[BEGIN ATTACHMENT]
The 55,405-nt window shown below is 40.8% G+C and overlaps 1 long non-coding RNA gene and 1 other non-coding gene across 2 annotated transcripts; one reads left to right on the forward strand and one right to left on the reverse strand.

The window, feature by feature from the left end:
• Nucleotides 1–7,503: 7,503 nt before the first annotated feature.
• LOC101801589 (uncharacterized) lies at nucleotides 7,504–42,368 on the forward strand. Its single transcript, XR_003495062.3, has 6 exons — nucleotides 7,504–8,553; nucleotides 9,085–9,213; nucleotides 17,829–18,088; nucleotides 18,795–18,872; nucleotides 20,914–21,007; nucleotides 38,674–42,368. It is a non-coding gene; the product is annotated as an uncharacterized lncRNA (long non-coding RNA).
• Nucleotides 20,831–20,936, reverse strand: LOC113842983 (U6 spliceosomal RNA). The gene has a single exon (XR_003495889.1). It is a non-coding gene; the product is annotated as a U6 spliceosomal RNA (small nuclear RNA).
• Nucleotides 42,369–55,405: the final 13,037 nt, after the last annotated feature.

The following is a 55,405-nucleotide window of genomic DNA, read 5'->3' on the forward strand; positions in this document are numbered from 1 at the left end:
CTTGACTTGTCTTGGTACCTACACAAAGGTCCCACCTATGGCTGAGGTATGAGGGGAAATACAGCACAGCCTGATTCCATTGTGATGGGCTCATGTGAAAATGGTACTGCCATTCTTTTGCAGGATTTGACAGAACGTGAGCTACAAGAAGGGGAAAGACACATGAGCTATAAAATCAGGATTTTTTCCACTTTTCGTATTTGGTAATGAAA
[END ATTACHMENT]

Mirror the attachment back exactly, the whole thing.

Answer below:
The 55,405-nt window shown below is 40.8% G+C and overlaps 1 long non-coding RNA gene and 1 other non-coding gene across 2 annotated transcripts; one reads left to right on the forward strand and one right to left on the reverse strand.

The window, feature by feature from the left end:
• Nucleotides 1–7,503: 7,503 nt before the first annotated feature.
• LOC101801589 (uncharacterized) lies at nucleotides 7,504–42,368 on the forward strand. Its single transcript, XR_003495062.3, has 6 exons — nucleotides 7,504–8,553; nucleotides 9,085–9,213; nucleotides 17,829–18,088; nucleotides 18,795–18,872; nucleotides 20,914–21,007; nucleotides 38,674–42,368. It is a non-coding gene; the product is annotated as an uncharacterized lncRNA (long non-coding RNA).
• Nucleotides 20,831–20,936, reverse strand: LOC113842983 (U6 spliceosomal RNA). The gene has a single exon (XR_003495889.1). It is a non-coding gene; the product is annotated as a U6 spliceosomal RNA (small nuclear RNA).
• Nucleotides 42,369–55,405: the final 13,037 nt, after the last annotated feature.

The following is a 55,405-nucleotide window of genomic DNA, read 5'->3' on the forward strand; positions in this document are numbered from 1 at the left end:
CTTGACTTGTCTTGGTACCTACACAAAGGTCCCACCTATGGCTGAGGTATGAGGGGAAATACAGCACAGCCTGATTCCATTGTGATGGGCTCATGTGAAAATGGTACTGCCATTCTTTTGCAGGATTTGACAGAACGTGAGCTACAAGAAGGGGAAAGACACATGAGCTATAAAATCAGGATTTTTTCCACTTTTCGTATTTGGTAATGAAA